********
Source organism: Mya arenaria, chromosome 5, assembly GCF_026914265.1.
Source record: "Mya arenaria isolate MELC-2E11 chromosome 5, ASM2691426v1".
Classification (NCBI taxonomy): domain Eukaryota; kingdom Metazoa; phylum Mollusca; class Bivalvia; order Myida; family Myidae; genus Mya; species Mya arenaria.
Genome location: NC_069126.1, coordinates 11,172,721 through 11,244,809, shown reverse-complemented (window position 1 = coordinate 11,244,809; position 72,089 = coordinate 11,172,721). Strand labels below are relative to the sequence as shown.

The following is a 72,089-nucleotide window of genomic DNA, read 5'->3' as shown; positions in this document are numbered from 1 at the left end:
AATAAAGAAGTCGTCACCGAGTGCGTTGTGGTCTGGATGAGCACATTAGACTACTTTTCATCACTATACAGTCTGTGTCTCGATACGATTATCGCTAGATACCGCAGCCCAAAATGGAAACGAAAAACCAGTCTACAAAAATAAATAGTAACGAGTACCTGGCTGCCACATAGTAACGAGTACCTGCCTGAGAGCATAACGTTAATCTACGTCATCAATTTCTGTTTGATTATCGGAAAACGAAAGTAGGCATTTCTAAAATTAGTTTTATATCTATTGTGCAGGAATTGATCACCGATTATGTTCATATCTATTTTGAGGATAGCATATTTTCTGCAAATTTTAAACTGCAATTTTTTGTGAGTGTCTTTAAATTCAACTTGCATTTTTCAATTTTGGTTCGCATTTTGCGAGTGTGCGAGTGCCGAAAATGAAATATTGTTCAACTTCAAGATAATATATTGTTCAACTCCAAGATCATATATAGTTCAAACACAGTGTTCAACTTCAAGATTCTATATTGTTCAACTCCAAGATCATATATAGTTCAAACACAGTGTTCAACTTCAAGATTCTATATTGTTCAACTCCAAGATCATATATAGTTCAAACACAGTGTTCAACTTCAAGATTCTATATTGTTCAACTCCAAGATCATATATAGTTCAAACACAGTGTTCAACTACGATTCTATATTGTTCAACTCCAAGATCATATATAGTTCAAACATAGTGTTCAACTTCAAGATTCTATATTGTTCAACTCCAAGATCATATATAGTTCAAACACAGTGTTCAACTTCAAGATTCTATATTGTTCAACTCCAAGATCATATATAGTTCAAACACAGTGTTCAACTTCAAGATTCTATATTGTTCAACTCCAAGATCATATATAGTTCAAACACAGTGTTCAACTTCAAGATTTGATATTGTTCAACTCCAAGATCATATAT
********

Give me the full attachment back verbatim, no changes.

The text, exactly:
Source organism: Mya arenaria, chromosome 5, assembly GCF_026914265.1.
Source record: "Mya arenaria isolate MELC-2E11 chromosome 5, ASM2691426v1".
Classification (NCBI taxonomy): domain Eukaryota; kingdom Metazoa; phylum Mollusca; class Bivalvia; order Myida; family Myidae; genus Mya; species Mya arenaria.
Genome location: NC_069126.1, coordinates 11,172,721 through 11,244,809, shown reverse-complemented (window position 1 = coordinate 11,244,809; position 72,089 = coordinate 11,172,721). Strand labels below are relative to the sequence as shown.

The following is a 72,089-nucleotide window of genomic DNA, read 5'->3' as shown; positions in this document are numbered from 1 at the left end:
AATAAAGAAGTCGTCACCGAGTGCGTTGTGGTCTGGATGAGCACATTAGACTACTTTTCATCACTATACAGTCTGTGTCTCGATACGATTATCGCTAGATACCGCAGCCCAAAATGGAAACGAAAAACCAGTCTACAAAAATAAATAGTAACGAGTACCTGGCTGCCACATAGTAACGAGTACCTGCCTGAGAGCATAACGTTAATCTACGTCATCAATTTCTGTTTGATTATCGGAAAACGAAAGTAGGCATTTCTAAAATTAGTTTTATATCTATTGTGCAGGAATTGATCACCGATTATGTTCATATCTATTTTGAGGATAGCATATTTTCTGCAAATTTTAAACTGCAATTTTTTGTGAGTGTCTTTAAATTCAACTTGCATTTTTCAATTTTGGTTCGCATTTTGCGAGTGTGCGAGTGCCGAAAATGAAATATTGTTCAACTTCAAGATAATATATTGTTCAACTCCAAGATCATATATAGTTCAAACACAGTGTTCAACTTCAAGATTCTATATTGTTCAACTCCAAGATCATATATAGTTCAAACACAGTGTTCAACTTCAAGATTCTATATTGTTCAACTCCAAGATCATATATAGTTCAAACACAGTGTTCAACTTCAAGATTCTATATTGTTCAACTCCAAGATCATATATAGTTCAAACACAGTGTTCAACTACGATTCTATATTGTTCAACTCCAAGATCATATATAGTTCAAACATAGTGTTCAACTTCAAGATTCTATATTGTTCAACTCCAAGATCATATATAGTTCAAACACAGTGTTCAACTTCAAGATTCTATATTGTTCAACTCCAAGATCATATATAGTTCAAACACAGTGTTCAACTTCAAGATTCTATATTGTTCAACTCCAAGATCATATATAGTTCAAACACAGTGTTCAACTTCAAGATTTGATATTGTTCAACTCCAAGATCATATAT